Design of Radial Turbines Operating in the Organic Rankine Cycle Using Optimization and CFD
CHALLENGE - This thesis work presents a methodology for the aerothermodynamic design of radial turbines used in subcritical Organic Rankine Cycles (ORC). The proposed method integrates CFD techniques, construction of response surfaces using Radial Basis Function (RBF) and genetic algorithms.
SOLUTION - The first step is a one-dimensional analysis where the thermodynamic properties of the working fluids, in this case R245fa and R123, are calculated from previously validated models of real gases contained in the REFPROP© program. Computational Fluid Dynamics (CFD) simulations are then used to determine the main performance characteristics of radial turbines over a wide range of operating conditions. Finally, in order to achieve the highest possible efficiency at the design point, an optimization procedure in optimization platform modeFRONTIER was applied to the rotor of the radial turbine operating with R245fa as the working fluid. NSGA II genetic algorithm was chosen to solve the optimization problem.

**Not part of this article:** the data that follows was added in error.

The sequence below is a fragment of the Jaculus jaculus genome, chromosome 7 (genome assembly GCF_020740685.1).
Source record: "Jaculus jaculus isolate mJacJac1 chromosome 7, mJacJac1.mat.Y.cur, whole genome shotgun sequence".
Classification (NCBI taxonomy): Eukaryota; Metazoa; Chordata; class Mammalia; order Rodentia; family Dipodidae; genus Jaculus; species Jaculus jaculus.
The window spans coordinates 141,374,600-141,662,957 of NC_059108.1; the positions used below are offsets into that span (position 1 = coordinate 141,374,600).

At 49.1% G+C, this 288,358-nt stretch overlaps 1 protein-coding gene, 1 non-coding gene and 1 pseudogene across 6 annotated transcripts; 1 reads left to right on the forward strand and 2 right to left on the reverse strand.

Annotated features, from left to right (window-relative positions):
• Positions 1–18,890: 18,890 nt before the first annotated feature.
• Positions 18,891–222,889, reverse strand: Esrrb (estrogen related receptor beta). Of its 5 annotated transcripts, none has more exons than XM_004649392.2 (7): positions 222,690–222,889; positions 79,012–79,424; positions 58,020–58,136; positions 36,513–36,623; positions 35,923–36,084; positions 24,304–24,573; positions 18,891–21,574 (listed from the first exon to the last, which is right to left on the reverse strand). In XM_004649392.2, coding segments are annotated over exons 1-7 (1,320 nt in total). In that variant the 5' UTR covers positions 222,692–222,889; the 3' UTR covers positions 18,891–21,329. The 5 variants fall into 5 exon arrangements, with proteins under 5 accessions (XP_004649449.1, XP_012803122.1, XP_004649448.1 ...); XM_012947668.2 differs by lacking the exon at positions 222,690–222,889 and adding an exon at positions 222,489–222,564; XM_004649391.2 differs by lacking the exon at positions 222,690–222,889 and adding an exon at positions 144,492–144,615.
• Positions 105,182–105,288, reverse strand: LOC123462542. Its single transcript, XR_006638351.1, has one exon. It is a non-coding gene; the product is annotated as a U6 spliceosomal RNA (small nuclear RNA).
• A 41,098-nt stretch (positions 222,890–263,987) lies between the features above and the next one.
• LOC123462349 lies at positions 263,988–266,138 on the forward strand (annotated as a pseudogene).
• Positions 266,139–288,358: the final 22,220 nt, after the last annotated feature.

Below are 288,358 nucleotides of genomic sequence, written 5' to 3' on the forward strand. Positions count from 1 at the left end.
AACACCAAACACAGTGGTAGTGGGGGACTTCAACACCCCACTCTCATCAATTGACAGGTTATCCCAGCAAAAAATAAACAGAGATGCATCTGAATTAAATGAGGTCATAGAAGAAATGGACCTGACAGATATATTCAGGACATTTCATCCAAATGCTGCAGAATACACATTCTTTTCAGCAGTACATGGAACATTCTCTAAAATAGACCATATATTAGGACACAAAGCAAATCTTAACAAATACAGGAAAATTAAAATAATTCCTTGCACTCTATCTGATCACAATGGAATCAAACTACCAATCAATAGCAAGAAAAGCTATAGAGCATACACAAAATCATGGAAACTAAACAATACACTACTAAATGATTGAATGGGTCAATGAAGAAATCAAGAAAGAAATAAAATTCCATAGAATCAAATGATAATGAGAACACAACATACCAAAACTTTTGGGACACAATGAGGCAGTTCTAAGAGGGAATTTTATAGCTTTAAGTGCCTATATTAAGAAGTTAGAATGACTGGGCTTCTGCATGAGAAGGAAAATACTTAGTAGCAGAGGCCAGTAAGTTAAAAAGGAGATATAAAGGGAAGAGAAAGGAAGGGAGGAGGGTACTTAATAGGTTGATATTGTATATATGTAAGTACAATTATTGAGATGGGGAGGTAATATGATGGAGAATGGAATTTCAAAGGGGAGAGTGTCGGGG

BENEFITS - The methodology developed is shown to be an appropriate tool for the design of radial turbines, allowing effective definition of some geometric parameters which are absent in the one-dimensional model, thereby improving performance and reducing computational cost. When analyzing the optimized CFD project, in relation to the non-optimized CFD project, an increase of 1.9% to 3% is observed in total efficiency and power. These results indicate that the optimization methodology is effective, since the increase obtained in radial turbine efficiency is considered significant in the study of this type of turbomachinery.